Our veterans have honorably served the nation, endangering their lives to protect our freedom and liberties. It is because of that we gather as a community to give them the hero's welcome they deserve. It is also the reason we should do whatever we can to recognize and help those South Jersey wounded warriors in need of assistance.
June is Post-Traumatic Stress Disorder (PTSD) Awareness Month and a recent report starkly outlined the personal challenges some of our servicemen and women are facing upon returning from the battlefield, particularly with regards to PTSD and suicidal thoughts. With an average of one suicide daily of U.S. military personnel, there is growing urgency to ensure veterans and troops in need receive the appropriate mental health care. The Department of Veterans Affairs (VA) has launched a new online campaign focused on recognizing the symptoms and motivating our local heroes to seek treatment. The AboutFace (www.ptsd.va.gov/aboutface) program uses real-life testimonials of veterans who have experienced PTSD and successfully integrated back into their community while directing users to available mental health resources.
Recently, the House passed the annual appropriations for the VA which included a $35 million increase specifically for PTSD programs. Since 2009, the VA has received a 39 percent increase in its mental health care budget. I was proud to support these increases along with additional funding for PTSD and suicide prevention programs at the Defense Department for our active duty military. Providing sufficient federal funding to hire and retain mental health staff, however, simply isn't enough. We need to engage in innovative initiatives that reach distressed service members and veterans before they reach the point of attempting suicide. We need to help them identify the signs of PTSD before they cause harm to themselves or others.
Mental health is but one challenge facing returning and recently-disconnected service members. The lack of employment opportunities coupled with the difficulty in translating military training into workplace skills can often be discouraging and create anxiety. National programs such as Helmets to Hardhats (www.helmetstohardhats.org/) and the federal "Veterans Employment Initiative -- Careers in Motion" (www.dot.gov/careers/vo.html) assist in transitioning from combat to careers in various fields including construction, transportation, aviation and engineering.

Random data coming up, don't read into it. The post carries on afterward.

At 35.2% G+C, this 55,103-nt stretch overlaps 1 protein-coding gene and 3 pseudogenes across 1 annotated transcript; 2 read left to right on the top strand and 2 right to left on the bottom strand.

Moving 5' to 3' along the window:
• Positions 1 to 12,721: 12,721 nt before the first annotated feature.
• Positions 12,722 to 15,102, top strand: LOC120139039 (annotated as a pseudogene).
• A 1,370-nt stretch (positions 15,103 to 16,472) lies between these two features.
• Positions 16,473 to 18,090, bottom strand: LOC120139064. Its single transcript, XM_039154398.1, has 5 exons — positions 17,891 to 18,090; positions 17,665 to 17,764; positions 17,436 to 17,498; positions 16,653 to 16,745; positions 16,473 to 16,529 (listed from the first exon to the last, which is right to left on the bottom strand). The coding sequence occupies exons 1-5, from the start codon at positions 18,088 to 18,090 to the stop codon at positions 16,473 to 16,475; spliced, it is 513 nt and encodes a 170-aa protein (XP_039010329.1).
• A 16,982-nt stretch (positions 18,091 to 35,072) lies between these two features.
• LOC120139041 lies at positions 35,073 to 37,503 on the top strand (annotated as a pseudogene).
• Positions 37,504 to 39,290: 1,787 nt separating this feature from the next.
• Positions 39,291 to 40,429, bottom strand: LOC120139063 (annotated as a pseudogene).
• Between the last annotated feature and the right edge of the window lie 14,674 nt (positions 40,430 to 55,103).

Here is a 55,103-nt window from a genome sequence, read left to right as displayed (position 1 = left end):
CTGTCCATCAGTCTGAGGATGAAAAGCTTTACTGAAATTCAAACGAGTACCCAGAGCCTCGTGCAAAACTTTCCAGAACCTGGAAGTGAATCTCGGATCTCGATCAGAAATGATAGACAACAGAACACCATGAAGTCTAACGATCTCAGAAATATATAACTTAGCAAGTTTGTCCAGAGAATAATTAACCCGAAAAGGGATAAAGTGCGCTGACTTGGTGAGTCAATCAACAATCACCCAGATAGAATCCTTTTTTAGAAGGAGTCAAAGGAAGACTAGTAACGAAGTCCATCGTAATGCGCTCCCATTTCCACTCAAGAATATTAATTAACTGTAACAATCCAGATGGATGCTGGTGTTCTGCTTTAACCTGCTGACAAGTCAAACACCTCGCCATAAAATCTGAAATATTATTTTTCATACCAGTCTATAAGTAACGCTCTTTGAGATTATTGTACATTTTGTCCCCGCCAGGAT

Additionally, on July 30th, the Richard Stockton College will again host a veterans' resource and jobs fair that brings together area veterans with employers and advocacy organizations. The "Hiring Our Heroes" event is yet another opportunity to help South Jersey residents with military backgrounds begin their next career. More information is available at www.aclink.org/Veterans.
It is important for South Jersey veterans and military families to know that help is available to them as the VA, various organizations throughout our region and my office stand ready to assist. Veterans needing to speak with a mental health professional should contact one of the four community-based outpatient clinics in Cape May, Northfield, Sewell or Vineland or the VA Wilmington Medical Center. The VA also manages a toll-free number (1-800-273-8255), a text message option (838255) and a confidential online chat (www.VeteransCrisisLine.net) with qualified care professionals 24 hours a day, 7 days a week.
If there is a question or concern about VA services, please contact my Mays Landing office by calling 1-800-471-4450 or 609-625-5008. Additional information on employment resources and local services for South Jersey veterans are available on my website at www.lobiondo.house.gov/resources/veterans. Our active duty military personnel and veterans have stood up in defense of our nation and each of us; it is our obligation to do the same for them.